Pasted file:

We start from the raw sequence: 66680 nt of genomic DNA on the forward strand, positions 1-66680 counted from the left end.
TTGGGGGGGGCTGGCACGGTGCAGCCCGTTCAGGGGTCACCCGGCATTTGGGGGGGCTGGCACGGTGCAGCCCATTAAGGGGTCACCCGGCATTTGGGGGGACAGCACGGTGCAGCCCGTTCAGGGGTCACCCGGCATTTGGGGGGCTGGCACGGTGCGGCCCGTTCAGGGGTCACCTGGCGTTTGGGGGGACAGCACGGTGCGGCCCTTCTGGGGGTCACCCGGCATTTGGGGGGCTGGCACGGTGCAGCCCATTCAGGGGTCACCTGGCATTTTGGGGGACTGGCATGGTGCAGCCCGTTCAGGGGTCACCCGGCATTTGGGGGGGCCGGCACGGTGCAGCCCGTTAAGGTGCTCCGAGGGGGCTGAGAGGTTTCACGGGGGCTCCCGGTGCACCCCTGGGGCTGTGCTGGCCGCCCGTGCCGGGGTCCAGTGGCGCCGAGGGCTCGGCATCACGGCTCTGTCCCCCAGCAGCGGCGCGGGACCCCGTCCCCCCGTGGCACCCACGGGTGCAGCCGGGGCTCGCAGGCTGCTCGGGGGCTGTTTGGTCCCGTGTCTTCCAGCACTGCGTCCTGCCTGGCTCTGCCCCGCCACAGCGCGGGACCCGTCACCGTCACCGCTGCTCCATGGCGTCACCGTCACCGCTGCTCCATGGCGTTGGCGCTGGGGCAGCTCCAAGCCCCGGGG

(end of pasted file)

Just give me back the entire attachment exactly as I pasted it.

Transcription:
We start from the raw sequence: 66680 nt of genomic DNA on the forward strand, positions 1-66680 counted from the left end.
TTGGGGGGGGCTGGCACGGTGCAGCCCGTTCAGGGGTCACCCGGCATTTGGGGGGGCTGGCACGGTGCAGCCCATTAAGGGGTCACCCGGCATTTGGGGGGACAGCACGGTGCAGCCCGTTCAGGGGTCACCCGGCATTTGGGGGGCTGGCACGGTGCGGCCCGTTCAGGGGTCACCTGGCGTTTGGGGGGACAGCACGGTGCGGCCCTTCTGGGGGTCACCCGGCATTTGGGGGGCTGGCACGGTGCAGCCCATTCAGGGGTCACCTGGCATTTTGGGGGACTGGCATGGTGCAGCCCGTTCAGGGGTCACCCGGCATTTGGGGGGGCCGGCACGGTGCAGCCCGTTAAGGTGCTCCGAGGGGGCTGAGAGGTTTCACGGGGGCTCCCGGTGCACCCCTGGGGCTGTGCTGGCCGCCCGTGCCGGGGTCCAGTGGCGCCGAGGGCTCGGCATCACGGCTCTGTCCCCCAGCAGCGGCGCGGGACCCCGTCCCCCCGTGGCACCCACGGGTGCAGCCGGGGCTCGCAGGCTGCTCGGGGGCTGTTTGGTCCCGTGTCTTCCAGCACTGCGTCCTGCCTGGCTCTGCCCCGCCACAGCGCGGGACCCGTCACCGTCACCGCTGCTCCATGGCGTCACCGTCACCGCTGCTCCATGGCGTTGGCGCTGGGGCAGCTCCAAGCCCCGGGG